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Hullabaloo


Friday, February 28, 2014

 
Obamacare isn't going away any time soon. And neither is the fight over Obamacare.

by digby

How many people are going to see this ad?



... and how many people are going to see the Fact Check on that ad?

Lamb’s old plan was provided through a public-private program aimed at lower-income workers called CoverTN, which split the premium costs between an employee, the employer and the state. That’s a big reason why Lamb’s premium was only $52 a month, but in an interview she said she would have gladly paid and could have afforded the full $156 a month.

Why was the plan so inexpensive? For one thing, it had a $25,000 cap on annual benefits. It also had no limit on out-of-pocket costs, and it would only cover generic medications.

CoverTN was terminated at the end of the 2013 because it did not meet key requirements of the ACA, in particular a ban on such caps on benefits. The Obama administration denied the state’s request for a waiver, and so the plan was shut down.

For health-care reformers, such annual caps on benefits were a sign of a substandard plan that could put someone in bankruptcy if they had an accident that resulted in unexpected medical costs. But Lamb doesn’t look at it that way because she already had suffered a major and costly accident that was unrelated to her chronic condition.

In 2007, Lamb fell off a horse, requiring seven surgeries at Vanderbilt Medical Center. She saw one surgical bill for $125,000, but after negotiations with CoverTN, the hospital agreed to reduce the charges to below $25,000. In the end she barely paid anything in hospital costs after her accident.

“Really after that, I was not worried about something catastrophic” that would exceed the $25,000 cap, she said.

(Others might look at this story and decide she was unusually fortunate that the hospital, confronted with a patient who had inadequate coverage for the surgery, decided to eat the difference.)

Meanwhile, lupus can result in very high medical expenses, but that is not the case with Lamb. She said her out-of-pocket costs, for doctor visits and drug costs, amounted to just $1,000 a year.

“I have very good doctors who have helped me manage my condition,” she said. “I was comfortable with the risk of having this limit.”

To put her expenses in context, the American College of Rheumatology says that average cost per patient with lupus is between $14,000 and $28,000, though patients with one form of lupus have significantly higher costs – ranging from $29,000 to $63,000.

Once Lamb was required to go on Obamacare, she discovered she qualified for a $15-a-month subsidy, which could be applied to nearly 40 different options. She chose one of the more expensive options—a Platinum plan – because it limited out of pocket expenses to $1,500, as her doctor fees and blood tests would be higher under the Obamacare plans. She also considered a plan with a lower premium, but it would have meant higher out of pocket expenses. “Instead of paying $6,000 a year, I would have been paying $10,000 a year” with the plan with a lower premium, she said.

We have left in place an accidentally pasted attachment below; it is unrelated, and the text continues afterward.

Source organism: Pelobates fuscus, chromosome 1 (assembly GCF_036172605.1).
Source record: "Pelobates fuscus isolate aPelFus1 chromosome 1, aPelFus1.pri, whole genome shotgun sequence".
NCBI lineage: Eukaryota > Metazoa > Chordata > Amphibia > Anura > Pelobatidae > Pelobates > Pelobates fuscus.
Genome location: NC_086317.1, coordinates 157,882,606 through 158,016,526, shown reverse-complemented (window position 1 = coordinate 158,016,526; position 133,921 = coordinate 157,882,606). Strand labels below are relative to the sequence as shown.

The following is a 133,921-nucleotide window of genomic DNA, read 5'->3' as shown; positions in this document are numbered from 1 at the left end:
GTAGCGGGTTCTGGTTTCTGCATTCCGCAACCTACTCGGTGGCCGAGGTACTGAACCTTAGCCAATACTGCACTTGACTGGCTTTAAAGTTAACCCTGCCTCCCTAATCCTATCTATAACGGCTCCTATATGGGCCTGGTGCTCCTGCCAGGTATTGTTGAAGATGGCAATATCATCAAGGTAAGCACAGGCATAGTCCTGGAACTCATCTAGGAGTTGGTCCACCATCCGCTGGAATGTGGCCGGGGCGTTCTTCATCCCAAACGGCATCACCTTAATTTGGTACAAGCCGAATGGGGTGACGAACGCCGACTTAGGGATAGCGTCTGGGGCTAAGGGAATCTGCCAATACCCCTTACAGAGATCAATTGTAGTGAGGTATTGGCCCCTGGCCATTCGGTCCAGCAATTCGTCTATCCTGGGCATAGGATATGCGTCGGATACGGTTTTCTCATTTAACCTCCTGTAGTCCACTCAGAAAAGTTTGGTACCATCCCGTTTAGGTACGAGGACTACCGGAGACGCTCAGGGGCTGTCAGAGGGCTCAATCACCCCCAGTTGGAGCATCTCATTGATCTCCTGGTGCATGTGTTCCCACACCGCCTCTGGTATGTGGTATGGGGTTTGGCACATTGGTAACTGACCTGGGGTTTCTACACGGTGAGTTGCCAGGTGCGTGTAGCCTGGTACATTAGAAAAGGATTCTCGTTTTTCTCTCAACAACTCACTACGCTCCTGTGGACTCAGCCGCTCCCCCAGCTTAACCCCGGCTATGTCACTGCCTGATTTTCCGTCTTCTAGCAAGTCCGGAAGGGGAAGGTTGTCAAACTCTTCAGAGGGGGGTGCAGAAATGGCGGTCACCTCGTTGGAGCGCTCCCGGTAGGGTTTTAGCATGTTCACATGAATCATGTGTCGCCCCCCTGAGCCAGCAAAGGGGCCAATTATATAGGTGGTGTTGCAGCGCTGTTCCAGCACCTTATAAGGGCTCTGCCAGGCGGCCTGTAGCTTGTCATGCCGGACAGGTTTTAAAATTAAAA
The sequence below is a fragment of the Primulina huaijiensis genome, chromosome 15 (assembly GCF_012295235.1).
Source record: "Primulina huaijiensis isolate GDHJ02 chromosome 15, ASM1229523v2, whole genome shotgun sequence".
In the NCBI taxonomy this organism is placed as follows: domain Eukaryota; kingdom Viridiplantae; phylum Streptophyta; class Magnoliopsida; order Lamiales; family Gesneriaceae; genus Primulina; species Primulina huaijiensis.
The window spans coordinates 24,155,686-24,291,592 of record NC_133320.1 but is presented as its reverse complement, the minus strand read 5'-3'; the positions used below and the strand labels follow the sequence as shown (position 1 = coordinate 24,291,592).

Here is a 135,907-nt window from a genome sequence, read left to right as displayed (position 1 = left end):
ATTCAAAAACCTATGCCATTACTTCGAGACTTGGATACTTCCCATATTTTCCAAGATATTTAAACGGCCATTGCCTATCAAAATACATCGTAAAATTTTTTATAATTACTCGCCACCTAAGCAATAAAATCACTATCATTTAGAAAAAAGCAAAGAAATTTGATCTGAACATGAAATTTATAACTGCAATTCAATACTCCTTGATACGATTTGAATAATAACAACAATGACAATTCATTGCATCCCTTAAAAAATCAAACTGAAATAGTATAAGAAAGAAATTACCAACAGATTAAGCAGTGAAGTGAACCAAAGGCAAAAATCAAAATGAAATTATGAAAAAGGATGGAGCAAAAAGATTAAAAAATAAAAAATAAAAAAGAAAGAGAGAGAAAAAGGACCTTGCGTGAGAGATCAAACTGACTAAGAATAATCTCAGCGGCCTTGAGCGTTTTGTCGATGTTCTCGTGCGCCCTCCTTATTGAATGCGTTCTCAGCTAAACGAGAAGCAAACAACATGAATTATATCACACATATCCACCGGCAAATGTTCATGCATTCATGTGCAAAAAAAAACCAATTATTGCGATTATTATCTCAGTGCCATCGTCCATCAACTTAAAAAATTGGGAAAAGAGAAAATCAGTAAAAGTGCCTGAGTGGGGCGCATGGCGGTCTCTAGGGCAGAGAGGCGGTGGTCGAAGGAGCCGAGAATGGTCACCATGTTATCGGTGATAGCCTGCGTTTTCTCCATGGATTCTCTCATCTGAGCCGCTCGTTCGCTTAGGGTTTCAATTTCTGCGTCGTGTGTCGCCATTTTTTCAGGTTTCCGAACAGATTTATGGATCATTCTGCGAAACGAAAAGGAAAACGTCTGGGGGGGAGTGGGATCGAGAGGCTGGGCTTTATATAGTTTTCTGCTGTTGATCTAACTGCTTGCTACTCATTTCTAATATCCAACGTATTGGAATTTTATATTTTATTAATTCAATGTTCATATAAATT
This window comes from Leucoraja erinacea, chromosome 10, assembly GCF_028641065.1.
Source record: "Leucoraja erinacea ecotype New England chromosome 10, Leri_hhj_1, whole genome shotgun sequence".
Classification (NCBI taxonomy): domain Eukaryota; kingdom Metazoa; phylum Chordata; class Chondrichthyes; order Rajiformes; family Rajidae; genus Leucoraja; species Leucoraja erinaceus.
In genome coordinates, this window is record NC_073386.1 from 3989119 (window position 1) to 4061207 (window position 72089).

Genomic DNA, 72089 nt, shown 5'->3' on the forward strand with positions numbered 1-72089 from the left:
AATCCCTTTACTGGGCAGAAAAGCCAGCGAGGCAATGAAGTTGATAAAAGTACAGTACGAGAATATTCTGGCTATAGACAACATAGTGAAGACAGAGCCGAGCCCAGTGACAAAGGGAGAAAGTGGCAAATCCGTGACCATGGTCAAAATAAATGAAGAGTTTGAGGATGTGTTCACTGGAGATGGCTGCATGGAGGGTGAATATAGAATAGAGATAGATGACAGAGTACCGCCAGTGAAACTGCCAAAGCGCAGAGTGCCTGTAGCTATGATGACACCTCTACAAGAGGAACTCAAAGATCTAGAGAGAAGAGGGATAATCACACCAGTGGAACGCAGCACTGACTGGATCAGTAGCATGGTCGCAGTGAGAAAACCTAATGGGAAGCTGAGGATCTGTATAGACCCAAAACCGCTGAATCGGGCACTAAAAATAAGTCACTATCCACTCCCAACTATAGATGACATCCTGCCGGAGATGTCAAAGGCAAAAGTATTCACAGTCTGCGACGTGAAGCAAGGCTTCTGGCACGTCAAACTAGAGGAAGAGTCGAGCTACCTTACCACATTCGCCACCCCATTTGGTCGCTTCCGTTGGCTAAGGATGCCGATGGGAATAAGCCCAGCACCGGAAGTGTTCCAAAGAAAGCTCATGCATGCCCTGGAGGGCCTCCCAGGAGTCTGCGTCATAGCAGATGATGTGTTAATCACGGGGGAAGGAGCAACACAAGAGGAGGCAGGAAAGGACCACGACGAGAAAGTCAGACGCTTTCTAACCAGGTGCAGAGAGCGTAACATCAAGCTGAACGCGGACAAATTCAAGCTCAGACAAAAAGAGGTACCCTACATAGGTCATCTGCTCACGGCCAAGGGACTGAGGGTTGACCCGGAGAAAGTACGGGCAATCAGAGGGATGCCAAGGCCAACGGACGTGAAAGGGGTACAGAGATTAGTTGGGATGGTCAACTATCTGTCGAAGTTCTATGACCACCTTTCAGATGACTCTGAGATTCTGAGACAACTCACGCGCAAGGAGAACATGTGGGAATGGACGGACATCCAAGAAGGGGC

Anyone with a chronic condition would have opted for the plan with the lowest out of pocket maximum, even with a higher premium, so Lamb’s choice makes sense. But it did mean she faced sticker shock, going from $52 a month to $373 a month, even after her subsidy.

In other words, AFP has managed to highlight a very unique case—someone with a chronic condition who did not face high annual costs.

One Lupus sufferer, Erin Kotecki Vest, blogged that she was amazed at Lamb’s tale of woe after she researched the coverage provided by CoverTN. “Just ONE of my treatments ALONE wipes out everything CoverTN had to offer me,” she wrote. “I would hit CoverTN’s $25,000 annual limit the first week of January.”

In contrast to Lamb, this Lupus sufferer is thrilled to be on Obamacare. Kotecki Vest gleefully wrote in November that her family ditched her husband’s employer-provided plan after they discovered they would save nearly $19,000 a year by switching to a plan offered on healthcare.gov.

For some reason, Kotecki Vest was not asked to appear in an AFP ad. AFP did not respond to a request for comment.

I have hope that this will all sort itself out to the point at which a majority of Americans fully understand and accept that the health insurance system has been improved overall by the reforms. But I think we have to face the fact that everything that's wrong with the American health care system writ large will now be attributed to Obamacare by a large number of Americans. And there will be no convincing them that they were not better off before. The fight is not going to magically go away once the Republicans fail to repeal or lose some more elections.

Maybe in a generation or two this will change. But I wouldn't get my hopes up. After all, we're still fighting off those who want to get rid of Social Security and that's been in place since 1938. Government welfare state programs are ground zero for the ideological battle in American politics.

And anyway, even the Fact Check is so vague and equivocal in can't help but make people throw up their hands and believe what they want to believe:
We can’t quibble with the ad’s words–we certainly would not call it a “lie”–but the lack of context is going to earn it Pinocchios. We wavered between One and Two, but ultimately settled on Two because this is really an exception that proves the rule.
Whatever ...


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